List the Power of Your Brand
By Dr. Sally Wright
Have you ever wondered why people seem to love lists? There are many reasons for this phenomenon. The first is a purely physiological one: The left side of the human brain processes information in a linear, sequential way.
Consequently, we are programmed to respond to sequences, just as we are programmed to blink our eyes. But lists are also important psychologically, because they provide order in a world of language chaos. With the plethora of information available from every conceivable medium today, listing has become the most important way to provide ordered information to people with data overload.
Lists also cut to the chase. Want to see who’s rich? Read Forbes magazine’s "100 Richest Americans." Want to check out who’s great-looking? See People magazine’s annual "50 Most Beautiful People." These lists are engrained in the brands of the publications they represent.
Independent insurance agents can use this proclivity to create a competitive advantage. Your marketing strategy should include several value-laden information lists, written by you, for your clients and potential clients. These pieces can showcase your expertise, position you as a thought leader in your business, provide immediate, practical help to your clients and show that you care about their welfare. Where else can you get such a great return from such an inexpensive investment?
You should use any form of listing you can think of—templates, checklists, tip sheets—to give your clients information that they need to know and will appreciate receiving. And as management consultant Alan Weiss notes, since your name is your brand, your lists should include your name and agency name to build brand credibility. In other words, don’t title your list "Ten Tips for Buying Car Insurance." Use "Joan Freedman’s 10 Tips for Buying Car Insurance" instead. This guarantees that the client associates the value with the person who gave it to him.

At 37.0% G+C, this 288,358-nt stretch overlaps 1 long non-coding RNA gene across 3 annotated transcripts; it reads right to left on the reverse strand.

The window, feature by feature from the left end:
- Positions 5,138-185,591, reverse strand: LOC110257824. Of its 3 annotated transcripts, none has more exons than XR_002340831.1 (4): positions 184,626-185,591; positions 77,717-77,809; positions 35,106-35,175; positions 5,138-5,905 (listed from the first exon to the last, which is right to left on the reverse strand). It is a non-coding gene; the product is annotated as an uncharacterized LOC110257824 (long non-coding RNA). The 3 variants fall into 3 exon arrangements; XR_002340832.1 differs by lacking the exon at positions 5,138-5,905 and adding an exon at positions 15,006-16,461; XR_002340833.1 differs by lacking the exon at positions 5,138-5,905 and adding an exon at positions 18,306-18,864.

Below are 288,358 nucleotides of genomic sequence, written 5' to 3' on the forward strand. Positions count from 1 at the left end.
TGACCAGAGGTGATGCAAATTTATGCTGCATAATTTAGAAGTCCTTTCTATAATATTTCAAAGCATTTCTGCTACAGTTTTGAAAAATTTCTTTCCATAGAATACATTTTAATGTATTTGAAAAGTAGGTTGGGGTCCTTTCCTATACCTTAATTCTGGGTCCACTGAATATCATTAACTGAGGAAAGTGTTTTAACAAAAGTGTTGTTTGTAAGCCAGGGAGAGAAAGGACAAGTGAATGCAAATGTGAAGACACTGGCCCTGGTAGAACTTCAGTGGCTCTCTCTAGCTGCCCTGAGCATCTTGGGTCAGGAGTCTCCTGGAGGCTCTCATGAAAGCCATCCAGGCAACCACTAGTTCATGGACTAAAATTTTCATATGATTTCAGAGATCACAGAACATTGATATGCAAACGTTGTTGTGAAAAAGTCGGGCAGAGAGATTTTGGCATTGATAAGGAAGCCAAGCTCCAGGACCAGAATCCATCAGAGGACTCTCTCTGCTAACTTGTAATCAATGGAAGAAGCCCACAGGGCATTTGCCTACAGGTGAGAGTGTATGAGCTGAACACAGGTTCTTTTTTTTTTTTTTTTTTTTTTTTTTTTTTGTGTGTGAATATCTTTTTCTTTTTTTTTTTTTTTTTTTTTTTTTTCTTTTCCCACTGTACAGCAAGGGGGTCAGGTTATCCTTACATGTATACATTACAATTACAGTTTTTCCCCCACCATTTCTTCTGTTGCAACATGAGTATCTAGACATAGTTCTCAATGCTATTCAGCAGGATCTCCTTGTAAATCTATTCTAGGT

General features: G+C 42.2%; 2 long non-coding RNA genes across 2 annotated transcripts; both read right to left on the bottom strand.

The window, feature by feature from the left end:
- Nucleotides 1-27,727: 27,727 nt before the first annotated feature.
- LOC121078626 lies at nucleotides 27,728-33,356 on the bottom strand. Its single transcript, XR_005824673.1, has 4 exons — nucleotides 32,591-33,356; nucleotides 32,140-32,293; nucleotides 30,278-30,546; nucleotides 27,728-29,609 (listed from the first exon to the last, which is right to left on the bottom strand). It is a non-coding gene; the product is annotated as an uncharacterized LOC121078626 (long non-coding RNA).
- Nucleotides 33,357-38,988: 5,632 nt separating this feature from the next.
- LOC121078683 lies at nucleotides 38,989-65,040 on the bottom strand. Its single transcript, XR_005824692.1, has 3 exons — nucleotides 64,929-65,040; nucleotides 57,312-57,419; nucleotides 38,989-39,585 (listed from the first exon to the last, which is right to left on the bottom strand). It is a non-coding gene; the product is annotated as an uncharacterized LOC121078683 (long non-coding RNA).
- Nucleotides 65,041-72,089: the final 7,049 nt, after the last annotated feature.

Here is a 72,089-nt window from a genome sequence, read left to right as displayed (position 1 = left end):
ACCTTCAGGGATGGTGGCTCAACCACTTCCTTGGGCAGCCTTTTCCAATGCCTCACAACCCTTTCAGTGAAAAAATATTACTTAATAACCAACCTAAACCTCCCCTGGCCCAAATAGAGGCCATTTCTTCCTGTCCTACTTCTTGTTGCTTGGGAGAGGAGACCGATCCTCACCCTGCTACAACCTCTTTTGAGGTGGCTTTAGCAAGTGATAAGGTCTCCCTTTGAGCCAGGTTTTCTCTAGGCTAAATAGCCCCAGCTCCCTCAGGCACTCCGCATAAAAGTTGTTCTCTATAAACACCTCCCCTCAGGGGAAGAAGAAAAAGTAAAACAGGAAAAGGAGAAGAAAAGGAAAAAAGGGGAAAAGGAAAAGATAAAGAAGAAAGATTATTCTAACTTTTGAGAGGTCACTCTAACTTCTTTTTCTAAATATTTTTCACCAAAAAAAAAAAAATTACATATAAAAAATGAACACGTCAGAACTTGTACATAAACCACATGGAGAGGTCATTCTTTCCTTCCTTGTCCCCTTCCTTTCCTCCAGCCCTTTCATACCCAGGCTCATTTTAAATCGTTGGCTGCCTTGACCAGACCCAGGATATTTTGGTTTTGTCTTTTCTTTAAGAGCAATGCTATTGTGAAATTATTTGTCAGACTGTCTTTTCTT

What can you use as inspiration to create a list? Anything and everything that provides value to your current and potential clients. Since you also want to reinforce your method of doing business, why not start with "Larry Jones’ 10 Benefits of Working with an Independent Insurance Agent"? You could cite the trusting relationship, the personalized service, the rapid response questions and concerns, customized policies and anything else you can think of to provide information and value.
Or how about "Janet Gemming’s 10 Ways to Lower Home Insurance Costs"? Your clients will love you for trying to save them money in a recession, and potential clients will be impressed by your caring attitude. You can discuss the pros and cons of raising the deductible, the importance of maintaining a good credit history, the benefit of ramping-up home security and the need for reviewing insurance policies after large purchases.
These lists can be used in many ways. Copy them to use as handouts, or mail them to current clients with a "just-thought-this-might-be-helpful" note. You can publish them on your website under a "Free Resources" tab, and keep updating them so that potential buyers go to your website to read the refreshed content. You can use them as flyers, insert them into newspapers or mail them to potential buyers. You can publish them in online newsletters or post the content in your agency’s social media outlets. You can turn the lists into podcasts or YouTube videos to advertise your expertise in your business or incorporate the information into your blog.
And every time you use them, you’re building the list of customers who will look to your agency’s brand first for their insurance needs.
Dr. Sally Wright is president of Alliance Consulting Group. Reprinted with permission from the September 2010 issue of Independent Agent magazine.